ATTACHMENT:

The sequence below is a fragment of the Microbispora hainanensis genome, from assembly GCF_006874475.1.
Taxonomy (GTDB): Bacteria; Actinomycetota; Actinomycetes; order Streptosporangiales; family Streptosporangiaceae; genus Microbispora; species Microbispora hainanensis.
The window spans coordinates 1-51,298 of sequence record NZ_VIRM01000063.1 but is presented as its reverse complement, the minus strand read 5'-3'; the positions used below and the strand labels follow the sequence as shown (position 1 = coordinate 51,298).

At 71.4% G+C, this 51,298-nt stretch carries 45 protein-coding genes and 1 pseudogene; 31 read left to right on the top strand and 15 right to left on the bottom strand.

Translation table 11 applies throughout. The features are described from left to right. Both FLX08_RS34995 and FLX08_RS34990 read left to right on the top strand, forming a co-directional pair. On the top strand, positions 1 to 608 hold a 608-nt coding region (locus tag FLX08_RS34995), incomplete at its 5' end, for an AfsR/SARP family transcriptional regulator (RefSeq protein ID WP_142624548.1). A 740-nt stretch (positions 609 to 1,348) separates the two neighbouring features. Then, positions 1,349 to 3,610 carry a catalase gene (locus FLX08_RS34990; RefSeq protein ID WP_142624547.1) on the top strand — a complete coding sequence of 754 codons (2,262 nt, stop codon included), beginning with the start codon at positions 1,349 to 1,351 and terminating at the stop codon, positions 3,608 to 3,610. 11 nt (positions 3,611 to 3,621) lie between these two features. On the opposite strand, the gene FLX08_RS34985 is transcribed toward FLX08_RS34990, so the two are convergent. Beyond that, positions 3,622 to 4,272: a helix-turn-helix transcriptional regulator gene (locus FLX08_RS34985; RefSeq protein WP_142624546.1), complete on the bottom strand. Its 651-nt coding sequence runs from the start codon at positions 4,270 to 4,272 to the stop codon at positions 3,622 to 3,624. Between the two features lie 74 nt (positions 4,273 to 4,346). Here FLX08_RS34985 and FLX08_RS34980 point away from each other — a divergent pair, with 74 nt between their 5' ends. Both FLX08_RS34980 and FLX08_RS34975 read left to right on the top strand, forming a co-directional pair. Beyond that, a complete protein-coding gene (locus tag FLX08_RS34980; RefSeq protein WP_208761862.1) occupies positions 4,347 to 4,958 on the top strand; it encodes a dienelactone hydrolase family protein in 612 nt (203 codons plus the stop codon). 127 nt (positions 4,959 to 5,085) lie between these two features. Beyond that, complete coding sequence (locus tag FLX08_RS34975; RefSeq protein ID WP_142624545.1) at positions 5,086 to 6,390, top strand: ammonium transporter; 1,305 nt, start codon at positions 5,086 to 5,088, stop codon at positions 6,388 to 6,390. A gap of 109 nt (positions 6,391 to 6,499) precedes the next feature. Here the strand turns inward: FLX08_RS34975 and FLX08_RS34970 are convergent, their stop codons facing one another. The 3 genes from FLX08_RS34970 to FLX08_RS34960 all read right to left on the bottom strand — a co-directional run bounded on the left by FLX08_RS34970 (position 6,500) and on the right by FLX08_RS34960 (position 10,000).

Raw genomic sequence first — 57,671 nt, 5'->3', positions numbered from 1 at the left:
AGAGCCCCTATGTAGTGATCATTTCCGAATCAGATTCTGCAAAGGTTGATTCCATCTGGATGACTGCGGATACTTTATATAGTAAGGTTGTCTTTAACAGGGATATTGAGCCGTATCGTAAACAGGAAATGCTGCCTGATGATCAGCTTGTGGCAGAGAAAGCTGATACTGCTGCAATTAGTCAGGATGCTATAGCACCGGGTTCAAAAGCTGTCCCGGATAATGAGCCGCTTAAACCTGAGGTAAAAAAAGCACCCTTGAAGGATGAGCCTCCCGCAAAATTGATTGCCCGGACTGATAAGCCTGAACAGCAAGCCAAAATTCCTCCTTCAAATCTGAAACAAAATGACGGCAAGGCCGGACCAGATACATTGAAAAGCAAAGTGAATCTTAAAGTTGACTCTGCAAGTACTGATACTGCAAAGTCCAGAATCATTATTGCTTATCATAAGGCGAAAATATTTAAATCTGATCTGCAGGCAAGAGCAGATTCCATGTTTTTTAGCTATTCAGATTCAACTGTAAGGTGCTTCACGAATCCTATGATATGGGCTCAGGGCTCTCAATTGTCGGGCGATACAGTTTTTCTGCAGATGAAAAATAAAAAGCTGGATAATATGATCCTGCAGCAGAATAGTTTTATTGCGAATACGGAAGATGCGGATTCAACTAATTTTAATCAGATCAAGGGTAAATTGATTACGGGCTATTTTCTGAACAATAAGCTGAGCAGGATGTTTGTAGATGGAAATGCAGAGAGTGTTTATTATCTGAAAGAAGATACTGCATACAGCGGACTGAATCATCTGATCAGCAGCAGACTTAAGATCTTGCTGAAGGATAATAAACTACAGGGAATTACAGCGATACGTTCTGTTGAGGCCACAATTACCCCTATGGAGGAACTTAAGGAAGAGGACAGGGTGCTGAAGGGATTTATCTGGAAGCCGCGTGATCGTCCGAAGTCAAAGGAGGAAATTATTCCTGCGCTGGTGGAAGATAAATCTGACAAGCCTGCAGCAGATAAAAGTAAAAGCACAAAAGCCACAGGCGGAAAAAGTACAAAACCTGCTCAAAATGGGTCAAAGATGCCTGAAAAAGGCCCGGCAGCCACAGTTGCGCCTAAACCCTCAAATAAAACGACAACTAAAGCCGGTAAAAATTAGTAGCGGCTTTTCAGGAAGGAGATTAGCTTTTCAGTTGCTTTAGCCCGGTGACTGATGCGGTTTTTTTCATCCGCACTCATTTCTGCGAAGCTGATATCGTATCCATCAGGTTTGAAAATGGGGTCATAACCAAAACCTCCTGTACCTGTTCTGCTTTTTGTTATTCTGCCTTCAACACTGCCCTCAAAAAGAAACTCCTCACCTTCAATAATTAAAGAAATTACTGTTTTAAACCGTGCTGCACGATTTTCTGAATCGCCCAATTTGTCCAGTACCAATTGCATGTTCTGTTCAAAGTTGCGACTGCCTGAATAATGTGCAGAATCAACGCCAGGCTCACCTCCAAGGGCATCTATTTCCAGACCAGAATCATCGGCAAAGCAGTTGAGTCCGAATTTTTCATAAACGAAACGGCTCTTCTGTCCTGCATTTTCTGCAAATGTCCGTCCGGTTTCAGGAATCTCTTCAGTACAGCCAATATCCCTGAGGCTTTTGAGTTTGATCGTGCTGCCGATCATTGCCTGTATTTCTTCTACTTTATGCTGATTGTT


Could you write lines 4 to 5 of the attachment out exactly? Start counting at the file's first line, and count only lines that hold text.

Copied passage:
At 71.4% G+C, this 51,298-nt stretch carries 45 protein-coding genes and 1 pseudogene; 31 read left to right on the top strand and 15 right to left on the bottom strand.

Translation table 11 applies throughout. The features are described from left to right. Both FLX08_RS34995 and FLX08_RS34990 read left to right on the top strand, forming a co-directional pair. On the top strand, positions 1 to 608 hold a 608-nt coding region (locus tag FLX08_RS34995), incomplete at its 5' end, for an AfsR/SARP family transcriptional regulator (RefSeq protein ID WP_142624548.1). A 740-nt stretch (positions 609 to 1,348) separates the two neighbouring features. Then, positions 1,349 to 3,610 carry a catalase gene (locus FLX08_RS34990; RefSeq protein ID WP_142624547.1) on the top strand — a complete coding sequence of 754 codons (2,262 nt, stop codon included), beginning with the start codon at positions 1,349 to 1,351 and terminating at the stop codon, positions 3,608 to 3,610. 11 nt (positions 3,611 to 3,621) lie between these two features. On the opposite strand, the gene FLX08_RS34985 is transcribed toward FLX08_RS34990, so the two are convergent. Beyond that, positions 3,622 to 4,272: a helix-turn-helix transcriptional regulator gene (locus FLX08_RS34985; RefSeq protein WP_142624546.1), complete on the bottom strand. Its 651-nt coding sequence runs from the start codon at positions 4,270 to 4,272 to the stop codon at positions 3,622 to 3,624. Between the two features lie 74 nt (positions 4,273 to 4,346). Here FLX08_RS34985 and FLX08_RS34980 point away from each other — a divergent pair, with 74 nt between their 5' ends. Both FLX08_RS34980 and FLX08_RS34975 read left to right on the top strand, forming a co-directional pair. Beyond that, a complete protein-coding gene (locus tag FLX08_RS34980; RefSeq protein WP_208761862.1) occupies positions 4,347 to 4,958 on the top strand; it encodes a dienelactone hydrolase family protein in 612 nt (203 codons plus the stop codon). 127 nt (positions 4,959 to 5,085) lie between these two features. Beyond that, complete coding sequence (locus tag FLX08_RS34975; RefSeq protein ID WP_142624545.1) at positions 5,086 to 6,390, top strand: ammonium transporter; 1,305 nt, start codon at positions 5,086 to 5,088, stop codon at positions 6,388 to 6,390. A gap of 109 nt (positions 6,391 to 6,499) precedes the next feature. Here the strand turns inward: FLX08_RS34975 and FLX08_RS34970 are convergent, their stop codons facing one another. The 3 genes from FLX08_RS34970 to FLX08_RS34960 all read right to left on the bottom strand — a co-directional run bounded on the left by FLX08_RS34970 (position 6,500) and on the right by FLX08_RS34960 (position 10,000).